(If your interested in the American Bresse, go to our Store)
It has been a very busy month here at Sunbird Farms. We are controlling pests in the orchards, irrigating, hatching eggs, and bringing in new birds. Now that things are slowing a bit, we thought we’d catch up on our Bresse project.
If you remember back to the beginning, our “modified” approach to the cultural aspects of raising these birds included using a tractor in our orchard. Well, we had to modify the modified approach. Having 13 birds working in the tractor as we pulled it along the native pasture worked great, until it didn’t. At some point, the bird just got too big. Good problem to have. We became aware of this when we noticed some feather picking going on. We immediately removed the “picked-on” birds and put them in a safe place to recover. They weren’t injured, but we didn’t want to risk further pecking/picking and possible injury. After talking to family and friends, we realized they were just bored. So we began efforts to build a second tractor and split the flock. In the meantime though, we decided to leave one end of the tractor propped up every day. So the birds could sneak under and out, and then return and night when we would come along and close up the tractor. As you might have guessed, problem solved. There was no need for a second tractor. The 20 acres of property has turned out to be more than ample. They are now “unlimited” range as Label Rouge would say, and they are loving it. In fact, this is actually much closer to the French method: free range by day, housed at night. However, as we move closer to the processing age, we are considering how we might limit the range again, possibly with portable fencing and employing the second tractor, as a means of improving meat quality. We have been very pleased with their growth. In just over two weeks, some of our cockerels added nearly 1.5lbs. That’s no Cornish-X, but we are delighted. The final product remains to be seen, but we are thoroughly enjoying this process.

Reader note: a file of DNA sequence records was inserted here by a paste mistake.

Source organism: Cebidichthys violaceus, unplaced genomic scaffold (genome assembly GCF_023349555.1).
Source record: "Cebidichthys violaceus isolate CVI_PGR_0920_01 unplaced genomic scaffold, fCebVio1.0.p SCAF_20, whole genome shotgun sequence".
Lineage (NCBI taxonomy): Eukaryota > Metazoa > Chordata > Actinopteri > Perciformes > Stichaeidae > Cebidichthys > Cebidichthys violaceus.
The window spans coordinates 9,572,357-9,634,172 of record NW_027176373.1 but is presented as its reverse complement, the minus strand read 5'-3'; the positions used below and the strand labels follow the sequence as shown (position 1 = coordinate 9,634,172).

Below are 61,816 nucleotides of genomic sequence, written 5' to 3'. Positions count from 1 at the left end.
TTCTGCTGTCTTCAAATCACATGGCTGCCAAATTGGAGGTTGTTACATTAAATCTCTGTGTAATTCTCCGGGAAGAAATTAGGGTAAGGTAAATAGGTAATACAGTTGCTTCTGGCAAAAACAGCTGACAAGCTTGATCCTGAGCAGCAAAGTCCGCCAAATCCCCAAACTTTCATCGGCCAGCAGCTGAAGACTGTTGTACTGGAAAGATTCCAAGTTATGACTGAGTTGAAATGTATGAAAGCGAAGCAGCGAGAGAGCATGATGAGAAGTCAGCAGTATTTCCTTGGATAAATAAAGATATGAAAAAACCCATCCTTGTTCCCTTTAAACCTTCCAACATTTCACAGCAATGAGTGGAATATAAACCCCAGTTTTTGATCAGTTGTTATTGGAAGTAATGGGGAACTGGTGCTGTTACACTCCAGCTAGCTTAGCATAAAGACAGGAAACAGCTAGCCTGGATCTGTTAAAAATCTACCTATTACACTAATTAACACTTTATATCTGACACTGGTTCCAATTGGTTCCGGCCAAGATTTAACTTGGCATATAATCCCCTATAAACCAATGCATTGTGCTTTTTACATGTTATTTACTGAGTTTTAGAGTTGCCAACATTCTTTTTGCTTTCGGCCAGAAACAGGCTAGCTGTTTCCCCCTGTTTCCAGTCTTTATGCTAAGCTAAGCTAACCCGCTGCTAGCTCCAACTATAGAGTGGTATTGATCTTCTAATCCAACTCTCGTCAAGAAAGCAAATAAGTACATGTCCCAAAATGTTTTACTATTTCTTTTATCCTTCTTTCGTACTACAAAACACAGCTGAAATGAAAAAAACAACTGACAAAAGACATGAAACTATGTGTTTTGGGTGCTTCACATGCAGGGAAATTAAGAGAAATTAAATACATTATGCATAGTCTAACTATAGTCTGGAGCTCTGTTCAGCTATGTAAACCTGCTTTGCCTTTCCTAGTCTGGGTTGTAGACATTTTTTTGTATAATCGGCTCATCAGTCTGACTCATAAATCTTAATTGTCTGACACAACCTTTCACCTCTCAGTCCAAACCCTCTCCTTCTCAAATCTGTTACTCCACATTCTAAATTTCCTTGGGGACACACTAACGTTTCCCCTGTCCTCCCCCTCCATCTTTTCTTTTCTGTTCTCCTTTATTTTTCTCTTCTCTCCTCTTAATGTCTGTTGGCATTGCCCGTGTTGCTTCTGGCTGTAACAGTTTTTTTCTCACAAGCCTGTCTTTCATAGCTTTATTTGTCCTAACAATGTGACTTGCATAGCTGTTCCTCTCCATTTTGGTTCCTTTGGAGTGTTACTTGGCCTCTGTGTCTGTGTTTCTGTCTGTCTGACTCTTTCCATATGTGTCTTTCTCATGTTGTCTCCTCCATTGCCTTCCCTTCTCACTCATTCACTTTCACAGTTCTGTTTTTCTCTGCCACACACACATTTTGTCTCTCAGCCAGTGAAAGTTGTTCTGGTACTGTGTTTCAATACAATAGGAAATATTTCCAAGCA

Coming soon, we will begin our Black Bresse project.
On a quick side note…we were asked by a friend recently about the California Poulet de Bleu and if that is what we were aiming for. The short answer is no. While the California Poulet de Bleu, or California Blue Foot, is touted as a “descendent” of the French Bresse, it is in fact NOT a French Bresse, but a bird bred to replicate the Bresse. That’s not to say that it’s not a delicious bird, we don’t know, we’ve never tried one. It’s just to say that our stock came directly from Greenfire Farms and are hatched from Greenfire’s own breeding stock. These birds were originally imported from Europe. You can read more about the creation of the California Poulet de Bleu, or California Blue Foot, here.